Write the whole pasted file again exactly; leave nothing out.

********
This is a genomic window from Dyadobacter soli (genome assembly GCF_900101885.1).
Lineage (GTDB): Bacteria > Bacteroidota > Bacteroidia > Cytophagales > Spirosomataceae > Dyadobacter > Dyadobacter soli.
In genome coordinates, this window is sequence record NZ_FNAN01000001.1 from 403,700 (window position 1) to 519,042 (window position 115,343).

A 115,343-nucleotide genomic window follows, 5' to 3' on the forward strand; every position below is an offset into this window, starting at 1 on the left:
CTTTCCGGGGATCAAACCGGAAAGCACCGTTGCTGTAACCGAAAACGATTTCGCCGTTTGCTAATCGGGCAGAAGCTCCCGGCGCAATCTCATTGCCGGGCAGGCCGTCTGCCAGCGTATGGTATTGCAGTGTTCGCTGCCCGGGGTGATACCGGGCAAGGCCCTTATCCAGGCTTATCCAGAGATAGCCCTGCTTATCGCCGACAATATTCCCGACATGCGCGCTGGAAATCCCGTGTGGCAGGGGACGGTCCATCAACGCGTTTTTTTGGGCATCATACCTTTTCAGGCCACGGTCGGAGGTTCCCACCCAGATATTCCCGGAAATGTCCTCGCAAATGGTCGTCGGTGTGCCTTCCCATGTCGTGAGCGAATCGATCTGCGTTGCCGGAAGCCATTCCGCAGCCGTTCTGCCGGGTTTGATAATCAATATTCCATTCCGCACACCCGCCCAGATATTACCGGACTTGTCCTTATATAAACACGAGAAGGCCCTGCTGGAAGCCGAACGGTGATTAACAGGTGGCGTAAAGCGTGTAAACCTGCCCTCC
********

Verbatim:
This is a genomic window from Dyadobacter soli (genome assembly GCF_900101885.1).
Lineage (GTDB): Bacteria > Bacteroidota > Bacteroidia > Cytophagales > Spirosomataceae > Dyadobacter > Dyadobacter soli.
In genome coordinates, this window is sequence record NZ_FNAN01000001.1 from 403,700 (window position 1) to 519,042 (window position 115,343).

A 115,343-nucleotide genomic window follows, 5' to 3' on the forward strand; every position below is an offset into this window, starting at 1 on the left:
CTTTCCGGGGATCAAACCGGAAAGCACCGTTGCTGTAACCGAAAACGATTTCGCCGTTTGCTAATCGGGCAGAAGCTCCCGGCGCAATCTCATTGCCGGGCAGGCCGTCTGCCAGCGTATGGTATTGCAGTGTTCGCTGCCCGGGGTGATACCGGGCAAGGCCCTTATCCAGGCTTATCCAGAGATAGCCCTGCTTATCGCCGACAATATTCCCGACATGCGCGCTGGAAATCCCGTGTGGCAGGGGACGGTCCATCAACGCGTTTTTTTGGGCATCATACCTTTTCAGGCCACGGTCGGAGGTTCCCACCCAGATATTCCCGGAAATGTCCTCGCAAATGGTCGTCGGTGTGCCTTCCCATGTCGTGAGCGAATCGATCTGCGTTGCCGGAAGCCATTCCGCAGCCGTTCTGCCGGGTTTGATAATCAATATTCCATTCCGCACACCCGCCCAGATATTACCGGACTTGTCCTTATATAAACACGAGAAGGCCCTGCTGGAAGCCGAACGGTGATTAACAGGTGGCGTAAAGCGTGTAAACCTGCCCTCC